As leaders, we get to fill the role of counselor in a lot of people’s lives. For good or bad, we have the honor and responsibility of providing these people with advice.
This is by no means an all-inclusive methodology, but its the process I use. I would love to hear all about how you approach these situations in the comments below.
Step 1. Seek First to Understand
It seems silly that I would have to list this first, but listening is paramount. This is something that we have to intentionally engage in. It’s too easy to get distracted by the room you’re in or by the thoughts in your head. You’ve got to actively oppose those distractions.
The act of listening goes far beyond the act of hearing. To hear is to simply sit and receive information. To actively listen means making eye contact and visibly following along. There’s nothing more disconcerting than someone who won’t look you in the eye.
Suspend All Judgement
Depending on the situation, this can be tough. Maybe someone is confessing something embarrassing to you. Perhaps they’ve done something horrible. This isn’t the moment to cast judgement. This isn’t the time to point a finger and apply a label.
Instead, be discerning. The person you’re sitting across from may very well have done something worthy of a rebuke. This isn’t the moment to provide that rebuke, however. Apply restraint and continue towards understanding.
Step 2. Dig Deeper
Ask Deep Questions
This is where it starts to get uncomfortable. Ask tough, probing questions. Don’t be afraid to get to the root of the problem. Peel back the issues and refuse to accept simple answers. Be persistent, yet loving and empathetic. Keep on digging.
I’ve struggled with this step in the past because things can get downright awkward. It can be tempting to wimp out and stay at the surface. The result of that, however, is a shallow understanding of the situation and, ultimately, bad advice.
If you’ve ever sat down with me, you know I carry a moleskine and take notes in just about every meeting. I have to do this for my sake and yours. I don’t remember details and folks deserve better than my subjective memory. If you’re in the same boat, carry a notebook.
Step 3. Connect
If you can relate, then relate. Your personal experience can play the biggest part in connecting here. A lot of times, people don’t necessarily need your advice. They just need to be heard and known. Relating a similar struggle and your victory over it can be all the advice they need.
People generally do what is right in their own eyes. Sometimes, that limited vantage point can cause them to make a serious mess of things. If they’ve done wrong, they need to be told about it. But, that’s not where we start.
Empathize and relate on an emotional level or else your advice will not be received.
Step 4. Pray and Deliberate
I literally feel the weight of these meetings. As I said before, this is an opportunity to either help or hurt someone. In mid conversation, I’m actively praying for God to send me the wisdom to respond lovingly and appropriately.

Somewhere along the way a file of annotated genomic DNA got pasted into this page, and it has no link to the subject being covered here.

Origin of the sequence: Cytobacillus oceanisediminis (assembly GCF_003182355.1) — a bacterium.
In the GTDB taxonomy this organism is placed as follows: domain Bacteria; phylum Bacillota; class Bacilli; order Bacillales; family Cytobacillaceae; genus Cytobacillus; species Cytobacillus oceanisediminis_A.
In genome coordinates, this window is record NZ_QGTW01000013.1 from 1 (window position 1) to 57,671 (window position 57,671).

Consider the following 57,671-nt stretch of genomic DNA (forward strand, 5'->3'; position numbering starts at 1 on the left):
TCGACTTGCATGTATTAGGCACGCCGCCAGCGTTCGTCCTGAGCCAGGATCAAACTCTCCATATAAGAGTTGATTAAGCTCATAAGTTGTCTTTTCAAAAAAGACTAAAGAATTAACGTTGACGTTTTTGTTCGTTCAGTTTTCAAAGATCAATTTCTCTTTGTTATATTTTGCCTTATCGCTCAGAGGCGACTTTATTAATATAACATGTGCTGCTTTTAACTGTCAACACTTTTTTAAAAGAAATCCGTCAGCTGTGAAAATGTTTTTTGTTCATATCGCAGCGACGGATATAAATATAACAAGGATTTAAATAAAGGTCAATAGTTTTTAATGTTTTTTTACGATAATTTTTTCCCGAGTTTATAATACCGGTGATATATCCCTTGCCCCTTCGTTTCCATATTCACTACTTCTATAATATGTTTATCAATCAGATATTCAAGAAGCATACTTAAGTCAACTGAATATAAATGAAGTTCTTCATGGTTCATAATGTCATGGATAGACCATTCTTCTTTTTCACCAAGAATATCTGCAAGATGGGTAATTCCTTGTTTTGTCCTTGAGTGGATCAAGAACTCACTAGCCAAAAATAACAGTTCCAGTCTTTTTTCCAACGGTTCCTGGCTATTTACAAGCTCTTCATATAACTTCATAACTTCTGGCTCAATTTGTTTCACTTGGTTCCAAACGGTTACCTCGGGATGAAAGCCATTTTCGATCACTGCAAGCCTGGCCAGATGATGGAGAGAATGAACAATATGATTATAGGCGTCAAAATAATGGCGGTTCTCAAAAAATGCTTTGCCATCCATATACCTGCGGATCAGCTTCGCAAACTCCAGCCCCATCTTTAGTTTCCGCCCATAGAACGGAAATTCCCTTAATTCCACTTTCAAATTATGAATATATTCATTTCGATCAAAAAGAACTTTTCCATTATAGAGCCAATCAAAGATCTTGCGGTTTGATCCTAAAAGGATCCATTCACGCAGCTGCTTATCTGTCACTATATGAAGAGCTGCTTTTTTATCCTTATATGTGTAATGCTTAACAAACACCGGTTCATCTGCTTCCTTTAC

If you seek and can’t find the words to say, then now isn’t the time to feign intelligence. If you have to, defer your advice to a later time and place. Let the person know that you want to provide the best counsel possible and that you’ll have to do some homework in order to accomplish that.
- Study – Search Scripture. Read books and blogs. Research the facts and figures. Do what you have to do in order to gather all of the necessary information.
- Consult – Talk to people who are smarter than you. Get their advice on the advice that you should offer. It sounds confusing, but you’ll be glad you did.
Step 5. Give Your Best Advice
Honesty & Truth
If this person has done something worthy of discipline or “intense fellowship,” then now is the time for you to provide it. If they haven’t screwed up and simply need guidance in a situation, then act out of genuine concern for their best interests; not your own.
When I unknowingly sin against and hurt someone and go to a trusted advisor/leader for advice, I need to know about it. Don’t be afraid to provide correction for your friends and followers. You’re there to provide leadership, so lead them.
“If I speak in human or angelic tongues, but do not have love, I am only a resounding gong or a clanging cymbal.” 1 Cor 13:1
Be honest and speak the truth, but do so in love. Every bit of this needs to be about the person on the other side of the table and their benefit. This isn’t the time for you to get your power fix or fulfill some sort of a messianic complex.
The conversation does not end at the bottom of the coffee mug. The worst thing you can do is up and disappear. Invest the time and energy to follow up with this person. See if there is any resolution and what you can do to help further.
Maybe you gave great advice. Thank God for helping you see a friend through a difficult time. Perhaps you gave bad advice. That’s ok; you’re not perfect. Learn from the situation and grow. Thank God for experiential learning.
Join the conversation: What did I miss? What do you do differently? Click here to respond.